When we moved to Phoenix, my daughter decided to adopt some imaginary friends. These friends would follow us everywhere. There were two of them and my daughter was their spokesperson. If she got a bath, they got one too. If I fed her cheese pizza, I would have to feed them too. Everything I did for her, I did for them too. After the third month of my two other “children”, I started to get a little worried.
I asked my husband, “Is this normal behavior? These imaginary friends are everywhere. I want her to make some real friends.” He assured me that she was trying to cope with all of the changes the move entailed and her imaginary friends gave her comfort. He convinced me it was a phase and once she started school, she would talk about her classmates at school.
He was right. From the moment she started her new school, she dropped one of her imaginary friends. I asked her where she went and she told me, that she went home to her mommy. Slowly, the other friend didn’t need a bath or cheese pizza anymore. Her days were filled with playing tea time with her real friends, learning her alphabet, and collecting sparkles on the playground. When she came home, she talked about her first ever best friend, Rachel and how they both like the same princess. When we got ready for school in the morning, it wasn’t a struggle, she readily got up, got dressed, and raced to the door.
On her last day of school, I thought about how far we had come. The imaginary friends are buried. There are real friends to captivate her thoughts. I don’t have the heart to tell her that some of friends are going to other schools and her best friend Rachel is too. She will have new teachers and other classmates.
She will have to transition again. This is life. And sometimes we need to call on the imaginary to push us forward.
Oh Rudri – what a beautifully written post, I honestly absolutely loved this. As you know I am living with my daughter’s imaginary friends but hers are just additional to the little friends she already has. For your daughter to create these friends who saw her through a difficult transition, friends who once their job was done went home to their Mommies shows great ingenuity and courage on her part.
I just love your last line, words for us all to remember
I think that Aging Mommy knows quite a bit about imaginary friends. ; )
This is really touching. There’s sweetness in her imaginary but helpful friends, her transition to comfort in a new environment and excitement about new friends, and in your knowing that in some ways she’ll relive it next year. I think you’ve achieved a wise perspective on this…I call on the imaginary all the time.
Not surprisingly, I love so much about this post. Not least of which is that her BFFs name is Rachel. And it’s so good to learn those friendmaking skills early.. she’ll adjust, as you say. And isn’t it so sweet how well the kiddies take care of their imaginary friends? I kind of adore it..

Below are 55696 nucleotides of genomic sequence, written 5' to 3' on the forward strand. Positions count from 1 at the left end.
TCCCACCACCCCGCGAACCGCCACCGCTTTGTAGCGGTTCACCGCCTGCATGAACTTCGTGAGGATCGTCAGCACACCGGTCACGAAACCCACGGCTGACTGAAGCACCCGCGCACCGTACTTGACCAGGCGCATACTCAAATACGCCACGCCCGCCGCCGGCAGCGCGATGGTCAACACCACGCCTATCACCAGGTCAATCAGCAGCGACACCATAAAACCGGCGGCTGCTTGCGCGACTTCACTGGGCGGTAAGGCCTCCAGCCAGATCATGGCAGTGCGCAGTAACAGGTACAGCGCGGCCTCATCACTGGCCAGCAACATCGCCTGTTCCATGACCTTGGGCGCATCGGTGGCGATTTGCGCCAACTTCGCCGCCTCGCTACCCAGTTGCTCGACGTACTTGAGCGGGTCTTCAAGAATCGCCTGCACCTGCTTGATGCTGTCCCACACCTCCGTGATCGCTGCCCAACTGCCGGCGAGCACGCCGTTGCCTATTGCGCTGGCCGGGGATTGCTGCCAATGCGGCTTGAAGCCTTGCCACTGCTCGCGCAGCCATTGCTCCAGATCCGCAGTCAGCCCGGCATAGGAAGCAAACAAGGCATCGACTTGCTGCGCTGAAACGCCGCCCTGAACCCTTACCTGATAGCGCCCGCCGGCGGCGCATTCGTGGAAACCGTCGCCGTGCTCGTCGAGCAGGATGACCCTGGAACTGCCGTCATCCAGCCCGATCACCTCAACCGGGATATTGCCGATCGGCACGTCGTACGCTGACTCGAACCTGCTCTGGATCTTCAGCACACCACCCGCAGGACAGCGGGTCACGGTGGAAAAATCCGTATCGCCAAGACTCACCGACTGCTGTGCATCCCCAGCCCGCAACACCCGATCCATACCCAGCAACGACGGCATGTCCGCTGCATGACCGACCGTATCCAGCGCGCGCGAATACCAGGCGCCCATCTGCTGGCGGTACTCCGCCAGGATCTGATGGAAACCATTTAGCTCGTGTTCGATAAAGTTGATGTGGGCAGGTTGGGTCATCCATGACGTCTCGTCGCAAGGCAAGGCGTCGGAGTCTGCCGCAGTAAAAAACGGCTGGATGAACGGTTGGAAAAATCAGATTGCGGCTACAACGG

There is something nice about the concept of imaginary friends to help us through tough times.
Transition can be difficult but remember that resiliency is the key here. You want your daughter to learn how to take care of her own needs. Creating imaginary friends was one way.
Next year, she will make more friends. And perhaps learn how to keep in contact with her ‘old’ friends.
I love how you capture so much with so little…great post! I look forward to the imaginary friends of my little girl, especially since they’ll be little more low maintenance than her someday real friends. 🙂
Your little girl has come a long way. Transitions are so difficult for everyone but children seem to have a harder time with them. Leaving behind her imaginary friends shows just how far she has come with all the new changes in her life. I also think it shows how in tune you and your husband were with her. Kudos to you two as well!
I think it’s really sweet. And so glad she made new friends – as she will, again and again and again.
Waht a lovely post, Rudri. And this line: “And sometimes we need to call on the imaginary to push us forward”, poignant.
Such great parents you both are! My youngest still has an imaginary brother (even though he already has a ‘real’ brother and sister). Brant gets blamed for lots of mischief and still sleeps on a little blanket next to his bed.
Oh how much imaginary friends provide comfort! And they move with us! Gotta love ’em.
Wonderful words, appreciating transitions, anticipating transitions. Planted in today.
She’ll have to transition again and again, but how comforting to know that she has creativity and strength to draw on as she forges her path! 🙂
The ways our minds, particularly those of children, adapt and cope with change are just extraordinary. Here’s to many more slices of cheese pizza shared with friends, real and imaginary, in the school years to come!
So sweet. And it made my heart break a little. But children are incredibly resilient. There will be many new best friends and happy experiences in the coming years.
Our children are amazing creatures, their ability to adapt and cope to situations in ways that work for them is truly inspiring. I had an imaginary friend for years, someone who just listened when I talked. We’d go for walks and I would chat on and on. Sometimes I miss her.
Emilia has had three different imaginary friends, but two of them are long gone, and she has told me that she doesn’t want to talk about them anymore. Quite seriously she tells me this.
Such a beautiful post. Such love and beauty that you are able to capture these moments and record them.
That was beautiful, Rudri, and I completely relate to it. My daughter struggles with change as well, and her last day of pre school is next week. Thank you for this reminder that I’ll need to extend extra grace towards her as we gear up for the big changes of Kindergarten.
So cute 🙂
She is precious!!